Foxglove Growing Guide

All you need to know to grow successfully!

Plant Family:
Plantaginaceae
Plant Type:
Perennial

Square Foot Spacing:

1
Typical Season:
Warm
Typical Zones Grown In:
4, 5, 6, 7, 8, 9, 10
Growing Difficulty:
Moderate

Foxglove is a herbaceous perennial plant that is native to western and southwestern Europe. It is known for its striking tall spikes of tubular flowers that bloom in shades of pink, purple, white, and yellow. The flowers are attractive to pollinators, especially bees and hummingbirds. Foxglove is also known for its medicinal properties and has been used for centuries to treat various ailments. However, all parts of the plant are toxic if ingested and should be handled with care. It is commonly grown in cottage gardens, borders, and woodland settings.

How to Grow Foxglove Organically

  1. Select a planting site: Foxglove prefers a partial shade to full sun location with well-drained soil. They can grow in most soil types, but prefer slightly acidic soil.
  2. Prepare the soil: Loosen the soil to a depth of 6 to 8 inches and remove any rocks or debris. Add compost or aged manure to the soil to improve soil fertility and drainage.
  3. Plant the seeds or seedlings: Foxglove can be grown from seeds or seedlings. If you are planting seeds, sow them in late summer to early fall, lightly cover with soil, and keep the soil consistently moist until they germinate. If you are planting seedlings, space them 18 to 24 inches apart.
  4. Water the plants: Foxglove prefers consistent moisture, so water the plants deeply once a week, especially during dry spells.
  5. Fertilize the plants: Foxglove does not require much fertilizer, but you can fertilize it with a balanced fertilizer, such as 10-10-10, once or twice a year.
  6. Deadhead the flowers: Deadhead the flowers regularly to encourage more blooms. Cut off the flowers as soon as they start to fade.
  7. Mulch the plants: Apply a layer of mulch around the plants to help conserve moisture and keep the soil cool.
  8. Watch for pests and diseases: Foxglove can be prone to aphids, slugs, and leaf spot diseases. Treat any problems as soon as they are noticed.

Foxglove is a beautiful and striking plant that adds vertical interest to any garden. It is also an important medicinal plant, containing digitalis, a powerful cardiac stimulant used to treat heart failure. With these steps, you can grow your own foxglove and enjoy its beauty and benefits. However, it’s important to note that all parts of the plant are poisonous if ingested, so keep it away from children and pets.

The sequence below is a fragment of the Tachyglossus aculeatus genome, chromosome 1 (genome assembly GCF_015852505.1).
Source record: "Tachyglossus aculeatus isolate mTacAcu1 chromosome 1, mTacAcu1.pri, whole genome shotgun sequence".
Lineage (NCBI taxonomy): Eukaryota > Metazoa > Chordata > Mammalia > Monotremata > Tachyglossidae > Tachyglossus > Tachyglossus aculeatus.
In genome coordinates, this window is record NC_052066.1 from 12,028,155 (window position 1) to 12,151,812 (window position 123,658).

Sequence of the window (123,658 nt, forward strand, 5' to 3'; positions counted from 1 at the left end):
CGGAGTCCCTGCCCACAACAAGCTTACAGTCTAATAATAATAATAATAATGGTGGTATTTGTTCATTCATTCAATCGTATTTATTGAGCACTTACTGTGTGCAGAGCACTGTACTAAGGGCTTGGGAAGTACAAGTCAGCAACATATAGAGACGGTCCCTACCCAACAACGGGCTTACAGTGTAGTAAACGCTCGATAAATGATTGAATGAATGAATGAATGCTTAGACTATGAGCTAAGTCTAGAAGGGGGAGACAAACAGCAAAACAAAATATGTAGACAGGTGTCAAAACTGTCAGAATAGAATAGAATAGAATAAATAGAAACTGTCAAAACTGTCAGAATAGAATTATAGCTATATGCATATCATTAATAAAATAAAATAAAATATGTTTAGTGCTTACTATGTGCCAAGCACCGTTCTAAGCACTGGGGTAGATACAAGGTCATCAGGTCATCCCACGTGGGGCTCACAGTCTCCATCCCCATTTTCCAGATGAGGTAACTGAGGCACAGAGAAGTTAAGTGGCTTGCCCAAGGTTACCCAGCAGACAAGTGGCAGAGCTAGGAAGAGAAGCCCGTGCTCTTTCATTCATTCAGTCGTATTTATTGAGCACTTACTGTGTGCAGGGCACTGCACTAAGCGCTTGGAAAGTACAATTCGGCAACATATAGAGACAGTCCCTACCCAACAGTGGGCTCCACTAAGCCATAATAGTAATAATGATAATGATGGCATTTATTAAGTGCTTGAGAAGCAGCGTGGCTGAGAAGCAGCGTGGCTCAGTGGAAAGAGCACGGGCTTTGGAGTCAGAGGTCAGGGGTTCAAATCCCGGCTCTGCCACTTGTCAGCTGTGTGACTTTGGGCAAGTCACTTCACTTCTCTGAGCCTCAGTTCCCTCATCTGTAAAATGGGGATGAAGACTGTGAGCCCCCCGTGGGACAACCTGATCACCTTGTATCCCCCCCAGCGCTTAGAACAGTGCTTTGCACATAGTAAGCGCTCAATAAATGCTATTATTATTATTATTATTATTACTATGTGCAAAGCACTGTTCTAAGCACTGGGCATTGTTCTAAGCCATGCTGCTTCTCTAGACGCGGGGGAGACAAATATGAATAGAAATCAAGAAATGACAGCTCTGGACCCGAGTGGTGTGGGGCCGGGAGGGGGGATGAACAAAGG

Planting Guidelines

The following are general guides to follow. However, nothing is set in stone. Feel free to experiment!

How to Start:
Outdoor
When to Direct Sow:
April, May, June, July, August, September, October
When to Start Indoors:
None
Sprouting Time:
3-9 days

Ideal Temperature (C):

10-26°C
Depth:
surface of moist, well-draining soil and lightly press them into the soil to ensure good seed-to-soil contact
Spacing (cm):
30 cm
Row Spacing (cm):
12-24 in
Sun Exposure:
Part Shade
Maturity Time:
Biennial
When To Harvest:
June, July, August, September
How to Harvest:
Harvest seed capsules when they are dry and brown

Health Benefits

Growing your own food is one of the best things you can do for your health. Let’s check out some of the health benefits!

Is It Edible?
No
Edible Parts:
N/A
Potential Health Benefits:
N/A

Tips to Growing Organically

Growing without the use of pesticides and herbicides is easier than you may think and it’s better for the environment!

Companion Plants:
Columbine
What Plants to Avoid:
Common Pests:
Aphids, Whiteflies, Spider Mites
Common Disease:
Downy Mildew, Root Rot
Bonus Grow Tips:
Plant in sunny location, harvest flowers when they are fully open

FREE 30 Days of Backyard Organic Gardening Coaching!

 

Sign up to receive one email per day covering companion planting, square foot gardening, crop rotations, and more organic growing techniques!

You Have Successfully Signed Up! Happy Growing!